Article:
The Elo is a quiet and undemanding dog that is particularly well suited as a family dog. It is available as rough and smooth hair in several sizes and colors. Some are reminiscent of the Bobtail, others more of a small Eurasier. It should actually be called Eloschaboro, but they understood and limited themselves to the well-sounding short form.
History & Origin
The dog breed Elo is still very young, it has only been around for 30 years. It is also not yet recognized by the FCI as an independent breed. The Elo breeding project, which is overseen by the Elo Breeding and Research Association (EZFG), began in 1987. The original name of the dog breed was Eloschaboro. It was related to the three main parent breeds, Eurasier, Bobtail, and Chow Chow. Later, Dalmatians and Samoyeds, Spitz and Pekingese in the smaller line, were crossed in to expand the gene pole and the breed was shortened to Elo.
The goal of the breeders, especially the founders of the EZFG, Heinz and Marita Szobries, was to breed a dog that was particularly well suited as a family dog and at the same time was particularly robust and not very susceptible to diseases. Less value was placed on appearance than on the nature, character, and health of the animals. The result is a bright yet calm family dog without a hunting instinct and with a medium urge to move and good social behavior. There are currently fewer than 200 recognized breeders of the breed in Germany, Switzerland, Austria, Belgium, and the Netherlands, which still entails the risk of eventual inbreeding due to the small population size.
Numbers, Data, Facts
- Country of origin: Germany
- Life expectancy: 12 – 15 years
- Weight big Elo: 22 – 34 kg
- Weight small Elo: 10 – 15 kg
- High Elo at the withers: 46 – 60 cm
- Height at the withers small Elo: 35 – 45 cm
The Elo was bred purely as a family dog, but of course, it also guards its people. However, he hardly barks and shows no aggressive behavior. Gradually, the Elo is gradually being trained as a companion dog and therapy dog.
Classification, breed standard & breed standard
The Elo is not yet recognized as an independent breed by the FCI.
The Character & The Essence
The Elo is an absolutely family-friendly and peaceful dog that has neither potential for aggression nor hunting instinct. At the same time, all of the hereditary diseases of the original breeds were bred to him, which is why the Elo is generally very healthy, resilient, and also long-lived. By nature, this breed is very intelligent, at the same time obedient and independent, strong nerves and not fearful. It can adapt well to the conditions of different households. The Elo is happy about a large garden with plenty of exercises, but can also be kept well in the apartment. Climbing stairs doesn’t bother him any more than jogging or cycling. He is quite athletic but doesn’t have the urge to move that other athletic dogs do.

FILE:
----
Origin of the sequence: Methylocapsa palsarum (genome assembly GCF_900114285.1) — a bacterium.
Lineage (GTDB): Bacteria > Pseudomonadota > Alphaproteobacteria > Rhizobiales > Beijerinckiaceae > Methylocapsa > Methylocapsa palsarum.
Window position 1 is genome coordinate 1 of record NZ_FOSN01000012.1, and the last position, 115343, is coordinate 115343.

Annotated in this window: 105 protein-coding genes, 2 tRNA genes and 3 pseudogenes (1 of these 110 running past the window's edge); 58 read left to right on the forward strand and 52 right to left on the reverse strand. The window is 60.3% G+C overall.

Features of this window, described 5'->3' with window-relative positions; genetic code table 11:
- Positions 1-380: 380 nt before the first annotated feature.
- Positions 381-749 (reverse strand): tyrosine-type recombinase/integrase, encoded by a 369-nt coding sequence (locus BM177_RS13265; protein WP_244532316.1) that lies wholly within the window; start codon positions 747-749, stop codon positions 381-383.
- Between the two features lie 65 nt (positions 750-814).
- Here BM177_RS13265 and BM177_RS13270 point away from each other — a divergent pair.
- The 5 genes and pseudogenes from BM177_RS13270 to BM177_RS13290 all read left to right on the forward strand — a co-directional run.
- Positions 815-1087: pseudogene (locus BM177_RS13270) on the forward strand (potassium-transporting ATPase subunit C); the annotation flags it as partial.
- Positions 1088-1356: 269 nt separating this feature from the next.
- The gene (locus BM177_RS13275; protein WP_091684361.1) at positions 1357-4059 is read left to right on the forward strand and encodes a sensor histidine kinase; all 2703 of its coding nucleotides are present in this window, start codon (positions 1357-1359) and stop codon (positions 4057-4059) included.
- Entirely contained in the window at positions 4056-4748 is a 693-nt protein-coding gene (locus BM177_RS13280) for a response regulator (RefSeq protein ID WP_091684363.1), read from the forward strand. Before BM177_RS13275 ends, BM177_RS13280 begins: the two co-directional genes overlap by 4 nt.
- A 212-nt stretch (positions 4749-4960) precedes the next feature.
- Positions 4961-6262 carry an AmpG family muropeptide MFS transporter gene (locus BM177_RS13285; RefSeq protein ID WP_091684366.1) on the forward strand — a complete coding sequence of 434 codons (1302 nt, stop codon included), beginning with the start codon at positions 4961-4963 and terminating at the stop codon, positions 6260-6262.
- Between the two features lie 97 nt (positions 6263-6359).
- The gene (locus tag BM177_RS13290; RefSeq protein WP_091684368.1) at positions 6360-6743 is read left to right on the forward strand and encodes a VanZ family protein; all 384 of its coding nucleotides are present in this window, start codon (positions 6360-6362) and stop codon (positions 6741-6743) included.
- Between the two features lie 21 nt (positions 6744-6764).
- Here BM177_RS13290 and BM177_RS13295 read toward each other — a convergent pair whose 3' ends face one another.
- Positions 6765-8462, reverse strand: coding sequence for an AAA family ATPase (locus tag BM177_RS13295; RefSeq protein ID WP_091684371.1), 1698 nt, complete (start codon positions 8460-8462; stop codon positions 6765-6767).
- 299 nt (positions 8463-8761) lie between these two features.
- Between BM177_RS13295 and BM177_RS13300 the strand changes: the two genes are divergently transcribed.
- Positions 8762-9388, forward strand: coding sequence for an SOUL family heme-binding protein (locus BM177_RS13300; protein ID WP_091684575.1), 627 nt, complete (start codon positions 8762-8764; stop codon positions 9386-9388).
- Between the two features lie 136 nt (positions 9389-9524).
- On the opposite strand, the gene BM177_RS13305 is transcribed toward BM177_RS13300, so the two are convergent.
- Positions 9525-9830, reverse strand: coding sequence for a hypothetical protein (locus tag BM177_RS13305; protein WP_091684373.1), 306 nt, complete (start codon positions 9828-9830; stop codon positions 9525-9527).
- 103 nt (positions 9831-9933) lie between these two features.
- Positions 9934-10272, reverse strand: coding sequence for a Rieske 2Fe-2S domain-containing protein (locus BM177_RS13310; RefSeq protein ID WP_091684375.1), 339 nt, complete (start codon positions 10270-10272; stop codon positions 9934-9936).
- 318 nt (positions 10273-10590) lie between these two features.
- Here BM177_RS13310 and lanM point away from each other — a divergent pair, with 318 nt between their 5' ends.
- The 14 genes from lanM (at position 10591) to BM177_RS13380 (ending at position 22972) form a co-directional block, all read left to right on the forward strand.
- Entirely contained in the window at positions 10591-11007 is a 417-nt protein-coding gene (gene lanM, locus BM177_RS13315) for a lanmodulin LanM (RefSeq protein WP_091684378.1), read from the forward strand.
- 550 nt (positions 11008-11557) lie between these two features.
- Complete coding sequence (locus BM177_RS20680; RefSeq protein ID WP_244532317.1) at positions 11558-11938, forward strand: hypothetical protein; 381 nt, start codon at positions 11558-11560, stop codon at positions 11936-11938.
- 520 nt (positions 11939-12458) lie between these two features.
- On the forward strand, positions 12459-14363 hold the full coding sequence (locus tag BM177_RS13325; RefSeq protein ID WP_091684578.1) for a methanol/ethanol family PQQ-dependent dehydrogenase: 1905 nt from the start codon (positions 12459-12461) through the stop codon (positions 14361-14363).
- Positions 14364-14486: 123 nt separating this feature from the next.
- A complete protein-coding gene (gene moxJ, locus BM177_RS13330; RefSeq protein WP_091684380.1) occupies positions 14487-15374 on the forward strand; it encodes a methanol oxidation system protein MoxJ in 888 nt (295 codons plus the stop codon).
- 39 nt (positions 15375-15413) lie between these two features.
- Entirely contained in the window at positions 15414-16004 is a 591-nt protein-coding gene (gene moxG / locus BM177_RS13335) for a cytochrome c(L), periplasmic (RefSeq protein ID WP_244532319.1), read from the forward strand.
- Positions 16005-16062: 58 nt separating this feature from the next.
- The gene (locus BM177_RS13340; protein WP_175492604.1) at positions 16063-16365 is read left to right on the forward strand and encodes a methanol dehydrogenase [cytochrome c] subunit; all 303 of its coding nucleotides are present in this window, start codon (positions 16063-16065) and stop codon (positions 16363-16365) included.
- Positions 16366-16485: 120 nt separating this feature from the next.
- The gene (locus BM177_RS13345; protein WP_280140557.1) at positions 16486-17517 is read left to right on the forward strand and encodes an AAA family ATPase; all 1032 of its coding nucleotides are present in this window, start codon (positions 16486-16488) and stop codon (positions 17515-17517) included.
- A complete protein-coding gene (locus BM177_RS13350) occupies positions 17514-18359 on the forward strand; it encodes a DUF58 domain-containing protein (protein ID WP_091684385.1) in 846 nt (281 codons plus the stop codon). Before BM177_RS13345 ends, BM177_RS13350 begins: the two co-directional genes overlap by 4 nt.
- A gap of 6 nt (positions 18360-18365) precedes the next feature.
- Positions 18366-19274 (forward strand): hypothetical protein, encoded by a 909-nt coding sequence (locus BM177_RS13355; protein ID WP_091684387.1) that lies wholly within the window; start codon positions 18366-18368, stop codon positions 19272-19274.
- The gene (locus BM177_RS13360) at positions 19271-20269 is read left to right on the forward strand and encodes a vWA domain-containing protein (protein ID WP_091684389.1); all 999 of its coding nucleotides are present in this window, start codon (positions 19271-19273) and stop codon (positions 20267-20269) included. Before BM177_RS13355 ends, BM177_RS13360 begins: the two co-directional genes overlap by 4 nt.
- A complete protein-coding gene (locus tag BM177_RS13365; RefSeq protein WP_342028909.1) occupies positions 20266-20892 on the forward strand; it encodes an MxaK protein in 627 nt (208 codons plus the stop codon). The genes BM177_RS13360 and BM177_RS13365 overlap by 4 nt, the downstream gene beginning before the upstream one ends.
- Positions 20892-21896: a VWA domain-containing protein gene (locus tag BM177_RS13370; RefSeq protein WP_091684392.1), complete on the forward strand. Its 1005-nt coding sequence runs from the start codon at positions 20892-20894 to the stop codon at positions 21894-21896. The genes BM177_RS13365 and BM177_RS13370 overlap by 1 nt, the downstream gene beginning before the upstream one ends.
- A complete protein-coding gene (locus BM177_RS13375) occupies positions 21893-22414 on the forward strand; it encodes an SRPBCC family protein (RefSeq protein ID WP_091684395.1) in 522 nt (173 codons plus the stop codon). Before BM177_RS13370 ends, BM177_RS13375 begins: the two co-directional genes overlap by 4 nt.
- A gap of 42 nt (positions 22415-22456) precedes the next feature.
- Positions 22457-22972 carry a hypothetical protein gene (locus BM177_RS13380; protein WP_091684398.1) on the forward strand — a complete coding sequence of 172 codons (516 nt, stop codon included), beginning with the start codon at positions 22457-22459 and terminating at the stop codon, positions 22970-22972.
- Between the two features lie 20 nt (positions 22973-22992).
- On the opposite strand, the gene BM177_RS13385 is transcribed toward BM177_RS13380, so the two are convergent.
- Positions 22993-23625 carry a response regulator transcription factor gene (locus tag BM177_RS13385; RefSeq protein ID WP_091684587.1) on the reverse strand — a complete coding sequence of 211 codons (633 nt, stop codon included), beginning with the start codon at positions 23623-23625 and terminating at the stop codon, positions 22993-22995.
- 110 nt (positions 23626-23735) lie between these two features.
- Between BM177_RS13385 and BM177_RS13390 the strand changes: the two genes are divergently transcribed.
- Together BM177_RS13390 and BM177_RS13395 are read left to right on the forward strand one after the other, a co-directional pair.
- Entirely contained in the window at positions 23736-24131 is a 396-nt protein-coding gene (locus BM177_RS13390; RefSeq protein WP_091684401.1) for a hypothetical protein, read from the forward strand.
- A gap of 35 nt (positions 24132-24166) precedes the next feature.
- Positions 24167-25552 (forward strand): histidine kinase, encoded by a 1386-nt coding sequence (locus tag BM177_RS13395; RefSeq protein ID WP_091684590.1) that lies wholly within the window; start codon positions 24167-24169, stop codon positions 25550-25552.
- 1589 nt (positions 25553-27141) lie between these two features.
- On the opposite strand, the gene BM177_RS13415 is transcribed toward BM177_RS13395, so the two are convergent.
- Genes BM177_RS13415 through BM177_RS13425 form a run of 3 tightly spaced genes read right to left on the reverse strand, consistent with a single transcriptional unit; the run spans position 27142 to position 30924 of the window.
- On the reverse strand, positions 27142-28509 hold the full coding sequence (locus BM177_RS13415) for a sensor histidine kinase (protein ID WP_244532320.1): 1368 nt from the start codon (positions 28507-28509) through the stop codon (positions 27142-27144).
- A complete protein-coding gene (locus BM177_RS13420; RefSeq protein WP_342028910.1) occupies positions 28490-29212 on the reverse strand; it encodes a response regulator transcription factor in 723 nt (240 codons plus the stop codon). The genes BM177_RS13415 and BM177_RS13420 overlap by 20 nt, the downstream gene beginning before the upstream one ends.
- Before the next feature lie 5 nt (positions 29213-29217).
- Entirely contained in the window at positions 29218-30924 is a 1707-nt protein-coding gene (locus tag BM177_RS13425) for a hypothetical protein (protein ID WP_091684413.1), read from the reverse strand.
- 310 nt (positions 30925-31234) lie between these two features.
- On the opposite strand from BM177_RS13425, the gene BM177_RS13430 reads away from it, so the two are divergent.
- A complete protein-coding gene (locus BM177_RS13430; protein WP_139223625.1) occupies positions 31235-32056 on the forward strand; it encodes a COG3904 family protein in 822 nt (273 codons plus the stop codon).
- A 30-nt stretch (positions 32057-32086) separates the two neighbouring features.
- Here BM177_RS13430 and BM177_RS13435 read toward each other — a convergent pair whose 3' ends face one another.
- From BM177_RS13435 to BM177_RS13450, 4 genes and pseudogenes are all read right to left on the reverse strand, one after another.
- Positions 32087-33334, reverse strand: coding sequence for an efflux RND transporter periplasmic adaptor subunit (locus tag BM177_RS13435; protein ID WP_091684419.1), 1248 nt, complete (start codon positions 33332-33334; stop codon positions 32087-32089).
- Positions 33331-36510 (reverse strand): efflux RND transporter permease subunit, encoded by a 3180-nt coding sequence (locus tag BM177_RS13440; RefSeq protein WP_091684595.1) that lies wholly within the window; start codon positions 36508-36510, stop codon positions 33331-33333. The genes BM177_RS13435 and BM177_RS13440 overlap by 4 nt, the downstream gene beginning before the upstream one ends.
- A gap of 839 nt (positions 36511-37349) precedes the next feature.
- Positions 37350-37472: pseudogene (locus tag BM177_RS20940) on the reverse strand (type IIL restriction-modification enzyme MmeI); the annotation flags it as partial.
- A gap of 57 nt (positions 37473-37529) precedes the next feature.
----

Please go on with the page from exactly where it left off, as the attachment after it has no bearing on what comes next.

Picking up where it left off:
He feels comfortable with young and active people but is also a dog for sprightly pensioners who are more comfortable. However, being close to his human pack is extremely important to him. Therefore, he is by no means a kennel dog. From the chow and the bobtail, the Elo has a slight tendency to be stubborn. He has retained a certain degree of independence and this presents some challenges for owners when it comes to training them. With friendliness and consistency, however, it is relatively easy to make him a very pleasant, attentive, and unobtrusive companion.
Dealing with family & children
Elo generally gets along very well with children, he likes to play and has a lot of nonsense in his head. Because he is not jumpy and nervous, he also accepts possible unintentional attacks quite calmly. However, his patience has its limits and sometimes he just wants to be left alone and relax. He therefore gratefully accepts a retreat. Children should also be taught the right behavior with dogs at an early age in order to achieve mutual respect.
In dealing with strangers
The Elo usually meets strangers in a reserved but absolutely peaceful manner. He’s not a dog that attacks postmen or delivery people, but he also almost never likes being touched and petted by strangers. And if he does, he chooses for himself who is allowed to come near him.
When dealing with other dogs
The Elo behaves the same way towards other dogs as towards strangers. He tolerates them, sometimes he hardly notices them, is reserved, and never overbearing. He is very nice to dogs he likes. Individual cases and exceptions confirm the rule as with any other dog breed. Early training and socialization lay the foundation for expected behavior.
When dealing with other pets
The Elo is also peaceful towards other pets such as cats and guinea pigs. The lack of hunting instinct and the high stimulus threshold ensure that he does not chase other animals. In many families, Elos and cats even live together very harmoniously, although of course this only works if the cat behaves accordingly.
Urge to move & hunting instinct
The Elo has a moderate temperament and his urge to move is also limited. This breed likes to go for walks and also likes to play but has little interest in very active dog sports such as agility etc. The Elo will also hardly hunt or even poach, which is why it can easily be unleashed under favorable circumstances. However, there are quite different behaviors in individual specimens, mainly because there are quite different original breeds in them, which can be more or less dominant.